The evening’s panel discussion about Shakespeare’s history plays and their relevance to today’s society could not have been a more disparate environment, rooted firmly in traditional critical theory. Radio 4’s James Naughtie, Michael Boyd (Artistic Director of the RSC) and historian Michael Wood even discussing these plays in the first instance shows that they are still in the centre of public discourse. Why is this? Because these plays, like all of Shakespeare’s work, present fundamental truths about us as humans. In the history plays, Shakespeare demonstrates a unique ability to see the situation of the times but as Michael Wood suggests, “they go bigger, they tell us something of the truth of history, something useful.” We should not underestimate Shakespeare’s involvement with politics but the power that resides in each of his plays are the moments of humanity – where the man triumphs over the king – and we are reassured that the essential order of humanity cannot be broken. Michael Boyd, who has the demanding task of staging all of the history plays over the coming year at the RSC, states that Shakespeare was an “optimist of the will but pessimist of the intellect”. A credible record of historical events is important to Shakespeare but their “hopelessly and brilliantly unresloved nature” shows that he was a man torn between two worlds: that past relationships and events have an undeniable connection with the future; what has happened in the past has gone but there is an integral sense of having to move foward.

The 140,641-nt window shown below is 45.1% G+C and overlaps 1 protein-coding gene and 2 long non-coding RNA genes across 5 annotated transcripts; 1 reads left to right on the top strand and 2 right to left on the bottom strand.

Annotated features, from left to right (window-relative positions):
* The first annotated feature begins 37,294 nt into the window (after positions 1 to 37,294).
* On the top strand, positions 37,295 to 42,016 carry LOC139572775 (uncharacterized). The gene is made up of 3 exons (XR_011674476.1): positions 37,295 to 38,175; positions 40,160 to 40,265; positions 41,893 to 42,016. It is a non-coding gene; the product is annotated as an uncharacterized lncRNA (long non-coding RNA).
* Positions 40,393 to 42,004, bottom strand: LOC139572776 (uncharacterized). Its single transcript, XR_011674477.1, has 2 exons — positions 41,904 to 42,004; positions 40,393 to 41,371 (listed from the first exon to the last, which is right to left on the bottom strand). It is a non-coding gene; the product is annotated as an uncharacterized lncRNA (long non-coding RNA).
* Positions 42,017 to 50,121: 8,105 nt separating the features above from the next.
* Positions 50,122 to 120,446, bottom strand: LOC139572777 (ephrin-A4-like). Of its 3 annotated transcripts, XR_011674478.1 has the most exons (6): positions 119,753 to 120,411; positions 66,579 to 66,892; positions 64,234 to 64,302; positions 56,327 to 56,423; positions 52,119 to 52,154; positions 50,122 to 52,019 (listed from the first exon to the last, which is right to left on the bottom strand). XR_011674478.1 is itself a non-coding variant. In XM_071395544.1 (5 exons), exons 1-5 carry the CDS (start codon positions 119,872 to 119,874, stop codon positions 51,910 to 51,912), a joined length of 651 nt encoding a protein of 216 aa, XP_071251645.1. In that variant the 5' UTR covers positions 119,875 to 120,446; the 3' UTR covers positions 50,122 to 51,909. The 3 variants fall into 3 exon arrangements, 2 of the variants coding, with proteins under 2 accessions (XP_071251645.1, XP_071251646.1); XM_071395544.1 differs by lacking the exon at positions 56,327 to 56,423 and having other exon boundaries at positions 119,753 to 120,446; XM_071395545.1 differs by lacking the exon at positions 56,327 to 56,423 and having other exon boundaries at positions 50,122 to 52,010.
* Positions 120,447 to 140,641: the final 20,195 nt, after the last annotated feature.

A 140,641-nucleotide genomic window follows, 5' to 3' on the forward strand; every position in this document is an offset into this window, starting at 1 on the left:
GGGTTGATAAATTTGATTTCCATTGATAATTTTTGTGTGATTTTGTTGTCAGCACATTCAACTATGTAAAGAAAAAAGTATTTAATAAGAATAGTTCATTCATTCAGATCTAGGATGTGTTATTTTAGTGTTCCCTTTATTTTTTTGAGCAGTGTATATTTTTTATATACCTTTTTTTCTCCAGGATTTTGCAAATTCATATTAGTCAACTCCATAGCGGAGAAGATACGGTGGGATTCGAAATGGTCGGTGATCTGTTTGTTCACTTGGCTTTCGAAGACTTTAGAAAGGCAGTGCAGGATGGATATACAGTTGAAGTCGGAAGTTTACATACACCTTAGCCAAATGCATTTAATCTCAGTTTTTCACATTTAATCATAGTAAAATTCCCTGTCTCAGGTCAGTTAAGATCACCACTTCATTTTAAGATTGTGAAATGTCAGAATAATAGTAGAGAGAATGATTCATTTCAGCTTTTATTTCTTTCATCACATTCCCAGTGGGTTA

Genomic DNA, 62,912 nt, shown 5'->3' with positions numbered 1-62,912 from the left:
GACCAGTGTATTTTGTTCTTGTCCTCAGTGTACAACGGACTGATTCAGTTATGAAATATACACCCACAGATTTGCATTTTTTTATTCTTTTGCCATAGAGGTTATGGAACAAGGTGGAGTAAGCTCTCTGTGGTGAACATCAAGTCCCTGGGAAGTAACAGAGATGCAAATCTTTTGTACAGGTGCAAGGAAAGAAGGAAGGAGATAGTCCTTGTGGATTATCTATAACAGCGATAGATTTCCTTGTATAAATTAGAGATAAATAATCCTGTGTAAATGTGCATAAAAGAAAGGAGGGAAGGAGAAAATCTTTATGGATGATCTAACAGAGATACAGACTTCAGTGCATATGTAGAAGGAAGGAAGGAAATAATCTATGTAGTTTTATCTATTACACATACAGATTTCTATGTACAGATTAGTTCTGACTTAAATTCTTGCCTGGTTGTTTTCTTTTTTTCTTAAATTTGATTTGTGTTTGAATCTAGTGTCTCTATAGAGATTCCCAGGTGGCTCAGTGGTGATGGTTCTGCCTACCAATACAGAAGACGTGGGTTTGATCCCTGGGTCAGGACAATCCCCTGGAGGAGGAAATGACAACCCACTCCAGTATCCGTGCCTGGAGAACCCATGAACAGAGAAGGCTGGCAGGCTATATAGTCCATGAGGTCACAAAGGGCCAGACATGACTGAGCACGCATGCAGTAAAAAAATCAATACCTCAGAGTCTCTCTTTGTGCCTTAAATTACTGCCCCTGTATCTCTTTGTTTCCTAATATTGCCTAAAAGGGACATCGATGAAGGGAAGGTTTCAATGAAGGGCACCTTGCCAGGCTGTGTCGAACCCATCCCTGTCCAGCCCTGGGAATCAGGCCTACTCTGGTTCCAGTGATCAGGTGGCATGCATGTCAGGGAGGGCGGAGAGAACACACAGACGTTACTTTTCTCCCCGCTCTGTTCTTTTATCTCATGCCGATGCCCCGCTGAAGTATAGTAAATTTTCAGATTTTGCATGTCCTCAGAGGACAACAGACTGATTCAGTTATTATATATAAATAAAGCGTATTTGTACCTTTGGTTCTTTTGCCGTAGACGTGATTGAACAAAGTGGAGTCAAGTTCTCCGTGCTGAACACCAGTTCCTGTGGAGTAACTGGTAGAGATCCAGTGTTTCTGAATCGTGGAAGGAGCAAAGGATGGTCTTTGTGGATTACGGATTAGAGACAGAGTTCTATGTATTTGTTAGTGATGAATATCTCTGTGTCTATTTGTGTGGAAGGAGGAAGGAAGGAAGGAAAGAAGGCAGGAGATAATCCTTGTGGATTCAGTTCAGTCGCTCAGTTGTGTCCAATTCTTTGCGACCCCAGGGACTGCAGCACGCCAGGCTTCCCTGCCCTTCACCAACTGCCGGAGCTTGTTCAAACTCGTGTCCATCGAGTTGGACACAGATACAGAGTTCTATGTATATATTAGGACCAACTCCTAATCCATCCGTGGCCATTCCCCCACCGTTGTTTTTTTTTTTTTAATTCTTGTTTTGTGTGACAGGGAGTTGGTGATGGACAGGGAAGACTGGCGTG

Behind every great man there is a great woman; behind every monarch there is a human being; behind every theoretical argument there is the text itself. Shakespeare criticism is always going to present conflicting (and controversial) arguments and it is difficult to bring the strands of yesterday’s events to any sort of conclusion. The premise of the discussions were so incongruent that they’re essentially incomparable. However, both examinations were concerned with the fabric of history, how history itself is built on thought, ideas and relationships and there is no argument against Shakespeare’s unmitigated ability to communicate the human condition.